641 widening starts with utilities modification work
Apr 30, 2013 | 2897 views | 0 0 comments | 21 21 recommendations | email to a friend | print
—Katherine Doty/Tribune-Courier
Morning traffic backs up at the entrance to Marshall County High School on U.S. 641.
—Katherine Doty/Tribune-Courier Morning traffic backs up at the entrance to Marshall County High School on U.S. 641.
By Alan Reed

Tribune-Courier News Editor


DRAFFENVILLE — Construction began on a project that will ultimately see the addition of turn lanes on U.S. 68 and U.S. 641 last week as workers started to move utilities along the roads.

“At this time work is focused along US 641 and should be completed around the end of May. Work will then move to US 68 starting around the first of June and continuing for about 6 weeks,” Keith Todd, public information officer for the Kentucky Transportation Cabinet, said.

Todd said bids for the road construction portion of the project could be awarded in September or October. Preliminary construction could begin in November, but will likely begin next year. The project will add a turning lane at both the U.S. 641 and U.S. 68 entrances to Marshall County High School. The turn lane will extend to Fellowship Christian School on U.S. 68.

“It’s possible that if the construction rolls over the next year, work will be performed during the summer when school is out,” Todd said. “That has yet to be determined. If construction begins this year, it would likely be off the right-of-way so traffic is not disrupted.”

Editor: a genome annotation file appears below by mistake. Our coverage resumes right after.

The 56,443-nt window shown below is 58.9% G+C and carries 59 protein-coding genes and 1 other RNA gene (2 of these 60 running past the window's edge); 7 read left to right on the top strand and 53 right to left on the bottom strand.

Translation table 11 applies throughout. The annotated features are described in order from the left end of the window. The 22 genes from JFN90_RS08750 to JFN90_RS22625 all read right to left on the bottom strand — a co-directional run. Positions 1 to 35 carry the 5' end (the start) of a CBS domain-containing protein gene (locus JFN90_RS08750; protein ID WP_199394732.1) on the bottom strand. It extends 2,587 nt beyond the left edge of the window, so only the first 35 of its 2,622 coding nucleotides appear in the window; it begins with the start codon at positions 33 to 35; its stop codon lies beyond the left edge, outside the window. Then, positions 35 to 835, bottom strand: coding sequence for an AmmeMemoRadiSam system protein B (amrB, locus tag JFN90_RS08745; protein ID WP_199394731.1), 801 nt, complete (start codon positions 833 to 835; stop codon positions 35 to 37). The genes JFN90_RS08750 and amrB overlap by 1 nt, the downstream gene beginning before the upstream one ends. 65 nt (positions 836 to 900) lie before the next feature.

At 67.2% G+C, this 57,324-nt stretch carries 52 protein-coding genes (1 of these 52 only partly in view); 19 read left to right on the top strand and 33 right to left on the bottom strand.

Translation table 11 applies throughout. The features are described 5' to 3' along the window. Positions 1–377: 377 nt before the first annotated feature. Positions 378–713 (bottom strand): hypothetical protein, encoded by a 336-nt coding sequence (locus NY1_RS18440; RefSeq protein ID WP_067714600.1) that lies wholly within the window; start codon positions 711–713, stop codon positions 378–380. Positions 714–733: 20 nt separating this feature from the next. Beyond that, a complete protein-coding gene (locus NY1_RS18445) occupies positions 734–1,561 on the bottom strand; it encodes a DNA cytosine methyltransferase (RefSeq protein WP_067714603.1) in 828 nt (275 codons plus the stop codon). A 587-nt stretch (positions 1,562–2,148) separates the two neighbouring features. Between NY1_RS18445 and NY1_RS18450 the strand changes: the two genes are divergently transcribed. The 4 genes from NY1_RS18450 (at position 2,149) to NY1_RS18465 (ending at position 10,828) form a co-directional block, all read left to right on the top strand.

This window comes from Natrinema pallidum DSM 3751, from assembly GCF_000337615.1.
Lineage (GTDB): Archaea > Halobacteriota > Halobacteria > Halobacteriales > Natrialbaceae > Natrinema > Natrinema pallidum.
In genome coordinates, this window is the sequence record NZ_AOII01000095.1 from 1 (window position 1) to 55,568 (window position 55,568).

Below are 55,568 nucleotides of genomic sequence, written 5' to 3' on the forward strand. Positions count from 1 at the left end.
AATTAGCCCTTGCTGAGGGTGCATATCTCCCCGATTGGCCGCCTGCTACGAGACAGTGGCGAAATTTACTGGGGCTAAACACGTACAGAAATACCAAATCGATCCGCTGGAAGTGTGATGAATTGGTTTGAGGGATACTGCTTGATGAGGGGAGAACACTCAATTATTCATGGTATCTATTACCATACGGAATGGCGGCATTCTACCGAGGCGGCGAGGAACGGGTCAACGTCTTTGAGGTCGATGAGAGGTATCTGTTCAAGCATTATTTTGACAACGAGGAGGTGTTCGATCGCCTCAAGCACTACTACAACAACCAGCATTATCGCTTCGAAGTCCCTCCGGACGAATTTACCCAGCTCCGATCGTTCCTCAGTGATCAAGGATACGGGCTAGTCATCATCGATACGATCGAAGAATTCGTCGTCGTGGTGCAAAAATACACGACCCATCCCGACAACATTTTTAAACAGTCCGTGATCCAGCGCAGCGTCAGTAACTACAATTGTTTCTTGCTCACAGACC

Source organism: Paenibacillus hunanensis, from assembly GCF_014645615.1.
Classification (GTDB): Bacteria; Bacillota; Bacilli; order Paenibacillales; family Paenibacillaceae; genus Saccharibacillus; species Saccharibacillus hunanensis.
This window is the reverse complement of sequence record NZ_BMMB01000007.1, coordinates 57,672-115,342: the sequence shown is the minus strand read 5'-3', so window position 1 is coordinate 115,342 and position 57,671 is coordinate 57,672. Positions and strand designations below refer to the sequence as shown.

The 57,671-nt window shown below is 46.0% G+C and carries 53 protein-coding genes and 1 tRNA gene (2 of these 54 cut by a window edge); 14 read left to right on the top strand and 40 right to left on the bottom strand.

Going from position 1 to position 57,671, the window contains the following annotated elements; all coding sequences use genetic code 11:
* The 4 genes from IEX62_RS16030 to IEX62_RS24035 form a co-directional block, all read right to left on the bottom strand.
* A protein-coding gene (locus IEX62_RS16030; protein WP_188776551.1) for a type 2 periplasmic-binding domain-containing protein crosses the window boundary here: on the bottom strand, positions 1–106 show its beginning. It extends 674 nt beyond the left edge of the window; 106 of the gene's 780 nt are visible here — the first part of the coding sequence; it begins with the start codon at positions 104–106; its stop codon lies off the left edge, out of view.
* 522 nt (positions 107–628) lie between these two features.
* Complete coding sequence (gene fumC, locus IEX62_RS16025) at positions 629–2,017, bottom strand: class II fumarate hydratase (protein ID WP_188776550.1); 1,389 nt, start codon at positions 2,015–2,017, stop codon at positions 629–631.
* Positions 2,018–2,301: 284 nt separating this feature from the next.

Todd said the plan has a $3 million budget in the six-year road plan.

“This project will affect 42 individual parcels of land involved,” Todd said. “We’ve worked out rights-of-way and easements with most of the owners. There are maybe four or five we are still working out details for rights-of-way or temporary easements. There’s just one property that hasn’t signed off.”

Todd said most of the utilities being moved were gas lines.

Ricky Jones, director of facilities and transportation for Marshall County Schools, said the Department of Highways has assured him school driveways would remain accessible on both roads. He added the entire project would last a year or two.

“We don’t anticipate any problems with transportation, but it’s hard to say for sure,” Jones said. “They are aware of the fact that we have bus runs in the morning and the afternoon. We’re not expecting a huge ordeal, but common sense says it won’t be business as usual as we’ll be entering and exiting construction zones.”

Jones said he is hopeful the project will improve commutes and access to the schools. He believes the new turn lanes will also reduce congestion for all motorists in the school area.
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